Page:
Culture of Online Criminal CybergangsBy Ericka Chickowski | Posted 2008-08-22 Email Print
Modernizing Authentication — What It Takes to Transform Secure Access
For those online criminals who are not limited by the law, regulation and security technology, the ways of making money with online scams, identity theft, and hacking are limited only by criminal creativity. There is a thriving underworld of online criminals who are having a major impact on the lives of the innocent and the those trying to protect themselves in the age of security.
Culture of Online Criminal 'Cybergangs'
Just as there are individual technical specialists working for cybergangs, there are very often entire gangs who focus on individual niches. Some might deal only in loading child porn onto unsuspecting victims’ computers for extortion; others might hijack Web sites to hold for hostage. Some are into identity theft and credit card schemes others break into servers to sell information to those perpetrating identity theft. Often such specialties are broken down by geographic location.
For example, the Russian and Ukrainian gangs are especially known for running profitable identity theft rings, credit card schemes and the like. “The most prolific, the most profitable and probably the most dangerous ones are operating out of Russia and the Ukraine,” says Ferguson.
South Americans, on the other hand, have their own fraudulent financial niche. “While Russia is good at financial fraud and credit carding and that type of thing, the South American Trojans are about automated man-in-the-middle, defeating-two-factor-authentication-type attacks,” Jackson says.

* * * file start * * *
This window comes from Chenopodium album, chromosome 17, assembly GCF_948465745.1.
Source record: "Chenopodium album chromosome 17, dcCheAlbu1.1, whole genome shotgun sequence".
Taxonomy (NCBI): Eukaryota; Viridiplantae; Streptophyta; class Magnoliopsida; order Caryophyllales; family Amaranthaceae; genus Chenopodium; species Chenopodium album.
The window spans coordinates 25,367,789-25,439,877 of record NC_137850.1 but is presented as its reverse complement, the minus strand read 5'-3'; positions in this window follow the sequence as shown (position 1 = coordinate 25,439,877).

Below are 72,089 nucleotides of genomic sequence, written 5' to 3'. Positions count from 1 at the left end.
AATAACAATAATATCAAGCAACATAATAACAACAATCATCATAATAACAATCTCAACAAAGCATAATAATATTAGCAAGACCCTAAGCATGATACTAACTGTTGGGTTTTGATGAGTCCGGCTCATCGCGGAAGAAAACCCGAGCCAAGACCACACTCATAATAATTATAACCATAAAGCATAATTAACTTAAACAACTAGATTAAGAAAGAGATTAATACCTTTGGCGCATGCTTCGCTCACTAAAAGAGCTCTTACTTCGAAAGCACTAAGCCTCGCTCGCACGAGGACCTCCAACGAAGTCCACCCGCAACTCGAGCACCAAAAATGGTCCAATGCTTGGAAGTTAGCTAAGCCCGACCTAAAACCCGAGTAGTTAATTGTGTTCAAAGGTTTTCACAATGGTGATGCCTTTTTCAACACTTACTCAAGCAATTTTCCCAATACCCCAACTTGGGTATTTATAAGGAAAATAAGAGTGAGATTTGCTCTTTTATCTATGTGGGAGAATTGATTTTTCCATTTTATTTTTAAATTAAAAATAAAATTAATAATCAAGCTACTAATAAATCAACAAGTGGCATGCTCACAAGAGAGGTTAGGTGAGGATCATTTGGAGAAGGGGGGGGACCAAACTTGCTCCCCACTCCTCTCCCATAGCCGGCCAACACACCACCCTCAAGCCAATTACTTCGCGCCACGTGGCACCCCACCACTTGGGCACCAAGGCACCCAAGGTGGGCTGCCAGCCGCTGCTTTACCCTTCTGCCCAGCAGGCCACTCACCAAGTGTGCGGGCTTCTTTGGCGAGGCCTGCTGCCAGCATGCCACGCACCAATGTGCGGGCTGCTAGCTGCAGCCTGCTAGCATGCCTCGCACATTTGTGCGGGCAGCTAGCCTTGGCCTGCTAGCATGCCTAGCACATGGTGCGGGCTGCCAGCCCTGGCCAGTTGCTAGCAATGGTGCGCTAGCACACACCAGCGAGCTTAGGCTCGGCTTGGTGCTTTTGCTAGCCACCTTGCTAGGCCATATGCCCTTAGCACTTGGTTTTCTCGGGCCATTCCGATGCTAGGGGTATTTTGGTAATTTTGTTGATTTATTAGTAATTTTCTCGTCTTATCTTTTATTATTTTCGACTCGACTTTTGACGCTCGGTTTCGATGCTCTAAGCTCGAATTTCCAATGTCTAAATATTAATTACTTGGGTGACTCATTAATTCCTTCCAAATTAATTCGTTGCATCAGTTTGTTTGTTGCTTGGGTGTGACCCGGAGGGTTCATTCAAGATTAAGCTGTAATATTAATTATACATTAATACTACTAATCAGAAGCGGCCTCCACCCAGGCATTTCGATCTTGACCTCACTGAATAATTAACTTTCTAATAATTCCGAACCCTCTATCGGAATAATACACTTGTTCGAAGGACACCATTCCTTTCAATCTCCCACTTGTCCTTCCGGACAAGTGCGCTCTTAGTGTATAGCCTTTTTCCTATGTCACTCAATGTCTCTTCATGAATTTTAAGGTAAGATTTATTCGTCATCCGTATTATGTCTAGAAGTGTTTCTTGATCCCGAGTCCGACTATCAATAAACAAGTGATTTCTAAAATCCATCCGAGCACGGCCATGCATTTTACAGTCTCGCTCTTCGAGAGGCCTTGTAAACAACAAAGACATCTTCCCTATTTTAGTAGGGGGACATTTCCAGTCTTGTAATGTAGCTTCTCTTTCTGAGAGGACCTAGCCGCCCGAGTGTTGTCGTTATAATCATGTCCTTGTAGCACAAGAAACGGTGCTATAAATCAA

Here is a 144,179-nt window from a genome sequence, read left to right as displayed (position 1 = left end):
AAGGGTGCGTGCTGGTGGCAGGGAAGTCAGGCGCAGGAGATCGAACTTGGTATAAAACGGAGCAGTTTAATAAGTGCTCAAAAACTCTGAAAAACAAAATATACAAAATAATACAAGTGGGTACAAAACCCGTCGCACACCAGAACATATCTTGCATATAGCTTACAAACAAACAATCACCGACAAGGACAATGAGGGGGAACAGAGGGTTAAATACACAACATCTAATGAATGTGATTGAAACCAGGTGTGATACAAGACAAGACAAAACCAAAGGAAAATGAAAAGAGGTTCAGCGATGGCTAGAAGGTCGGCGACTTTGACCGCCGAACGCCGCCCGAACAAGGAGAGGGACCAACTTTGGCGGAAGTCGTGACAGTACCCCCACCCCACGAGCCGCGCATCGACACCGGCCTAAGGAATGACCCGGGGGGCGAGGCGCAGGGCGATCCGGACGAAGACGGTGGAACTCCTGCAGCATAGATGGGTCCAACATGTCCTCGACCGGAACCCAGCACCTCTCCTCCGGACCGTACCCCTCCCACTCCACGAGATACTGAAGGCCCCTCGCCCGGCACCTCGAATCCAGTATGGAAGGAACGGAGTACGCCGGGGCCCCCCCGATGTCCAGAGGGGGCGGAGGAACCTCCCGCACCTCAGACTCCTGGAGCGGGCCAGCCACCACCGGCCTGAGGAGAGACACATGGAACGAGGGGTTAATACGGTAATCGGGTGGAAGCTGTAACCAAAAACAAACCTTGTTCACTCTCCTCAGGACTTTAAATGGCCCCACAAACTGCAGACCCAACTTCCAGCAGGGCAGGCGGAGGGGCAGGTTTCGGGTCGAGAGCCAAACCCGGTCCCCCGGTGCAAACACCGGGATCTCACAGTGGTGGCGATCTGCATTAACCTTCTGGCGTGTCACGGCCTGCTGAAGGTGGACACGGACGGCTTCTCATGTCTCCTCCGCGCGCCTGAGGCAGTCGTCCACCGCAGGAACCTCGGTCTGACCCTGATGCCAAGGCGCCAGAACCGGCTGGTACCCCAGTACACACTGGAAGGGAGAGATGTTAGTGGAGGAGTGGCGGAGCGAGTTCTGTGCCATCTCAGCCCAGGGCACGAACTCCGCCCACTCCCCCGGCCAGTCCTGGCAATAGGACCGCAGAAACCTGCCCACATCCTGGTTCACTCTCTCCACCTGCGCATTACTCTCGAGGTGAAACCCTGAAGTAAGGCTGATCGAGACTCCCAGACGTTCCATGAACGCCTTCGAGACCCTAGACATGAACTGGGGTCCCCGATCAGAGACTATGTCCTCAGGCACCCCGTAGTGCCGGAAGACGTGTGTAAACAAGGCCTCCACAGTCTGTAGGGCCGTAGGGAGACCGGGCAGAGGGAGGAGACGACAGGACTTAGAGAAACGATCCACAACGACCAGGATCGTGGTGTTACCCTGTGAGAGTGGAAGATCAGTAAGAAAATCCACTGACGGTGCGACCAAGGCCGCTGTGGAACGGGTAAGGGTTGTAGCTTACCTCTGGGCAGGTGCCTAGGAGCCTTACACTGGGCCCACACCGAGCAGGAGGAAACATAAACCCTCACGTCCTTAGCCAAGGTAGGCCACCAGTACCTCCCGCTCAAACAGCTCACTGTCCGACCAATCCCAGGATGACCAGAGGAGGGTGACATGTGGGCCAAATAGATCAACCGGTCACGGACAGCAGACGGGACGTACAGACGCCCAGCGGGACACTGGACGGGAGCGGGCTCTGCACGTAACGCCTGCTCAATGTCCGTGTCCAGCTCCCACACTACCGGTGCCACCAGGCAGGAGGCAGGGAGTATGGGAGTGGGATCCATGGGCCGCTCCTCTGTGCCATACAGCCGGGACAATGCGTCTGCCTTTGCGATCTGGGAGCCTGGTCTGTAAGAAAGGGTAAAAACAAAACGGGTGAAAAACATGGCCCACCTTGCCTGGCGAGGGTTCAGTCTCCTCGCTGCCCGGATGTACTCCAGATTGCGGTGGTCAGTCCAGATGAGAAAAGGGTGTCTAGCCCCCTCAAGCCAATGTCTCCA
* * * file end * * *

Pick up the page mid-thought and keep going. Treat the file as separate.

Meanwhile, he says, in Turkey, Morocco and the rest of the Middle East, there is a whole other flavor of criminal misdeed brewing. “It’s a culture of Web site break-in and disablement. The [criminals] trade information on what servers are running what software, what versions and what kind of exploits work against those servers,” Jackson says. “They don’t have to exploit them, because they don't want to tip their hands; but they have lists of them and can tell you exactly how to exploit them when you need to break into a server and use it as a command and control for a botnet.”
Asian hackers, meanwhile, seem to have a penchant developing for custom malcode. This is especially true for Chinese hacking groups, which are often shrouded in more mystery due to the infamous “Great Firewall.” “The names change often; they are just more nebulous and they're a little bit harder for us to track,” Jackson says. “We just don't have as much visibility into their network. So anything they do [internally in] China kind of remains a secret, and it’s hard for us to really track development of specific groups.”
In Asia at large, one of the big trends is in the development of gangs that focus primarily on stealing online gaming credentials.
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“Especially in parts of Asia game play is huge, and in some games it takes up to 800 hours of skilled play to get to the top levels, and people don't like that. So there are these companies that say, ‘We'll play for you. Pay us hundreds of dollars, and we'll get you to level 20 or whatever it’s gong to be,’ ” says Ken Dunham, director of global response for iSIGHT Partners. “So things purchased within a virtual world have a real monetary value to them, and in fact there have been issues with money being laundered through these programs.”
The key trait that all gangs worldwide have in common is that they are generally out for one thing only, to make a buck. “Most of these operations are geared toward for profit. The [gangs] don't want to take down the infrastructure by denial-of-service attacking it off the face of the Earth, because if they take down the infrastructure, it makes it a lot harder to reach into somebody's back pocket without [their] knowing [it], to steal their money,” Ferguson says. “So they'd prefer to fly under the radar as best they can to try to go [as] unnoticed as they can and exploit the opportunity presented to them at any given time.”